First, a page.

As we "near" the end of sequence 2 (the second grading period... technically ends on the 27th, but my principal has decided that it will make our school look better if we finish on the 18th, I found out yesterday), I was trying to give my students a quiz to see how they're doing with the material we've covered over the last few weeks, in theory before I give them their final exams. So this Monday and Tuesday, I gave all of my classes a quiz, that in theory should have taken them half an hour at most, but took most of them an hour to an hour and a half. Good sign. Because of their skill levels, I have been teaching the same lessons to the grades 5e, 4e, and 3e (7th, 8th, and 9th grades), and therefore they were all set to take the same quiz. With my 8th grade class, things went fairly smoothly. It took them a longer than necessary to arrange themselves boy-girl-boy-girl and put away their books and notes, but that's not all that surprising. They took the test and finished it 20 minutes before the class was over. We quickly went over the answers and I was able to let them go 10 minutes early, which of course they were thrilled about. I went to sit in the sun for a moment, as it gets very chilly in the dark classrooms, when the Principal called me over and asked to speak with me in his office. This didn't seem all that unusual as I hadn't had a talk with him in a while. I went into his office and we started off fine, him asking me about my classes and how things were progressing. I explained to him the difficulty I'd found with my upper two classes and their lack of understanding and how far behind they were, and the principal jumped onto this, focusing on the 9th grade class. At the end of 9th grade, students here are forced to take the national exam, BEPC to see if they are fit to continue to lycee (high school equivalent starting in 10th grade). A student cannot progress unless they have passed this exam. The principal had noticed, however, that I was very far behind with my 9th grade classes. I explained to him that I was behind because the students did not know enough to be able to continue to the more difficult vocabulary and grammar, but he laughed. He called in two other teachers to help him explain to me that, here in Cameroon, teachers are not meant to make the students understand, but to simply present them with the information and stick to the syllabus presented to them (difficult for me since I was never give the syllabus that is expected of my 9th grade students), and that if I was waiting for all of, or even the majority of, my students to understand, then I would never be able to teach the material on they needed for the BEPC. I tried again to explain that I couldn't teach my students new ideas without them understanding the basics, and he responded again that I just didn't understand how things were done in Cameroon, never mind the fact that the reason I was brought to this school was to help change this very form of teaching. The other two teachers then piped in to tell me that it's useless to try and make sure students understand the material and I just need to stick to my syllabus. Eventually I told the principal that I could not and would not teach this way, and that if this is what he needed, then he'd have to find another teacher for 9th grade. But he laughed again and gave me a syllabus for the class, instructing me to just start there next week.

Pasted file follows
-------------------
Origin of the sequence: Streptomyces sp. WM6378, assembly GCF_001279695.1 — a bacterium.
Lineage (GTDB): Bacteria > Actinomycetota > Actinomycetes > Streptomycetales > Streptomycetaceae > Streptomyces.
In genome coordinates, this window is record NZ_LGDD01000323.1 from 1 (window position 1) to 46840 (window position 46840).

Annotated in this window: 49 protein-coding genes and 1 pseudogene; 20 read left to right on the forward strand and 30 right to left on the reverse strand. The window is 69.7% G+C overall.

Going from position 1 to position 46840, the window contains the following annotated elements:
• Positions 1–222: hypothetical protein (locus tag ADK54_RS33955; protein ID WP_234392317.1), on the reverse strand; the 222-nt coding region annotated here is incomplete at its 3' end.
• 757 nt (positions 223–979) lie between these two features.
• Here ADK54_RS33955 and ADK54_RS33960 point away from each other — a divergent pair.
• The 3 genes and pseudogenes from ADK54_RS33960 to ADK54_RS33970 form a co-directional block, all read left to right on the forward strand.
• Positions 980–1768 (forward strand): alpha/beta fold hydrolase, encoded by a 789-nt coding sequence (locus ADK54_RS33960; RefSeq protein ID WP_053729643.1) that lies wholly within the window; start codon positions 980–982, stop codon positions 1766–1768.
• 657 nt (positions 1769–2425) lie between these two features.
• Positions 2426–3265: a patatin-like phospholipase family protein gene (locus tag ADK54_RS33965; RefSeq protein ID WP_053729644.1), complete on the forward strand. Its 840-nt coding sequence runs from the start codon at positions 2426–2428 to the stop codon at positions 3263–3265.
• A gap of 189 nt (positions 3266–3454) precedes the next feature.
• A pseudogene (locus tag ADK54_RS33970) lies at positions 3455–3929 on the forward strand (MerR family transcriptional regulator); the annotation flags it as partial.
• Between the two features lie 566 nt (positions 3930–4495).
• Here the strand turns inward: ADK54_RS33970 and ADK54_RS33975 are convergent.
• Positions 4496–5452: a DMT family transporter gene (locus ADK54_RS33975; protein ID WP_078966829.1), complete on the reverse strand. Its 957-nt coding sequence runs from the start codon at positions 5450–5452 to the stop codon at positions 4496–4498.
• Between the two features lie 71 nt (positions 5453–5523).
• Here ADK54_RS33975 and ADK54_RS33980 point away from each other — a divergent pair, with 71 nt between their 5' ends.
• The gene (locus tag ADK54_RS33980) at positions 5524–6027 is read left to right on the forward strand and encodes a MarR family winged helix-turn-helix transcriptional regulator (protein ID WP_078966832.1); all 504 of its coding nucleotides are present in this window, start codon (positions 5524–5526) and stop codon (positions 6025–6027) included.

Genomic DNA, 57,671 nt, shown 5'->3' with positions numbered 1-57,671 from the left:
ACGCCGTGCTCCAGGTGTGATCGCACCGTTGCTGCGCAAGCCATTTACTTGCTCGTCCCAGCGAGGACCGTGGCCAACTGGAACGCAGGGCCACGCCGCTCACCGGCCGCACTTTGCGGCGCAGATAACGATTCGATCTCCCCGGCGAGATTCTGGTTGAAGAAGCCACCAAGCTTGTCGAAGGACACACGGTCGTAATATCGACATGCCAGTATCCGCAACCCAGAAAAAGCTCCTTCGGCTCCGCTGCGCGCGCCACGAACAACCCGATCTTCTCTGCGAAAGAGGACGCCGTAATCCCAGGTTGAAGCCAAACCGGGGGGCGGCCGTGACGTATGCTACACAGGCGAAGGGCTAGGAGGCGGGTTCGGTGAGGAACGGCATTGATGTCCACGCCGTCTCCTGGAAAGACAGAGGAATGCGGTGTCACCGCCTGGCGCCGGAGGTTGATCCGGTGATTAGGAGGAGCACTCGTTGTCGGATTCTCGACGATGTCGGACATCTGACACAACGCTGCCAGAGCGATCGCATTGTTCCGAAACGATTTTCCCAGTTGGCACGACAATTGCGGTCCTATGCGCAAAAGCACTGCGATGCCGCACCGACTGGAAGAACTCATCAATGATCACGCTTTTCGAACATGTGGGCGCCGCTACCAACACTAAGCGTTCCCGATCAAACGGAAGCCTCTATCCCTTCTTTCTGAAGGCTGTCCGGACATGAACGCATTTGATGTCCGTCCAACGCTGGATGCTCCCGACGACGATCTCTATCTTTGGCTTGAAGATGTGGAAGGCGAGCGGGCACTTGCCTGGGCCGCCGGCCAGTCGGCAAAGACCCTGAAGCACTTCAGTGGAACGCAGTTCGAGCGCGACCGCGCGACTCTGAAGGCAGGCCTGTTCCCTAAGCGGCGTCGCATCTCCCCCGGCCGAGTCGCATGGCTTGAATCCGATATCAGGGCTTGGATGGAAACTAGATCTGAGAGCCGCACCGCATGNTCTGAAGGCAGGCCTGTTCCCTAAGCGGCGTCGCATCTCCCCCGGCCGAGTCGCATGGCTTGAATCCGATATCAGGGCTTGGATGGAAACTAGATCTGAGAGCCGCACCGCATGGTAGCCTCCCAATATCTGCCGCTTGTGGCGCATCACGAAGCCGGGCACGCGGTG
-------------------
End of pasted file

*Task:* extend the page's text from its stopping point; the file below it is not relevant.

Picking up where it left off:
I am still lost with how to approach this issue. The entirety of my Peace Corps training focused on "student-centered teaching" as opposed to "teacher centered teaching", meaning we are meant to focus on the students' needs and level of understanding as opposed to where the government program claims they should be. The grade-levels before 9th grade promote all of the students, regardless of whether or not they should advance to the next class, so by the time they all get to 9th grade, there are many students who still can't read or write, and have no idea how to do simple addition, much less conjugate english verbs in the conditional, or construct a thesis and essay about deforestation (which is a recommended topic by my new syllabus). I had started at the basics because when I asked my students to introduce themselves in english (something they should have been taught before sixth grade) they were unable to do so, either in writing OR verbally. We ended up spending a month just on learning how to introduce ourselves and our friends, yet I am expected to teach them advanced grammar that I myself struggle with. So, I will spend the next few weeks trying to devise activities and lessons that will enable me to both teach them the basics and introduce the very advanced lessons expected of me. Really though, it's hard to stay mad at the other teachers for too long. We are all working within an education system that is, in my opinion, broken. There is very little chance for success, and even if the students do manage to pass this 9th grade exam, they will be thrown into more of the same in high school. The number of students who make it through to the end of high school is minuscule, and then the number from there to make it to university is even smaller. The education system relies on reputations of schools, so the schools kick out students that might need more work, rather than helping them to improve. That and many students in these small villages see very little use for a higher education. Half of my 9th grade students are repeating the grade for the second or third year in a row, and most of them simply want to pass this year so that they can stop going to school and start working. As much as I try to stress the importance of education, it's hard to explain to a girl with two children and no means to feed them, that continuing with her education is more important that finding an unskilled job, especially since so many of my students see adults who did get their university degree and are still stuck in the same kinds of jobs. With all of this stacked against the students, it's hard to keep myself motivated and not lose hope some days. But every Thursday, walking home surrounded by all of my students picking flowers for me and pestering me with questions about my life in the States, I am reminded why I'm here and what I'm working towards.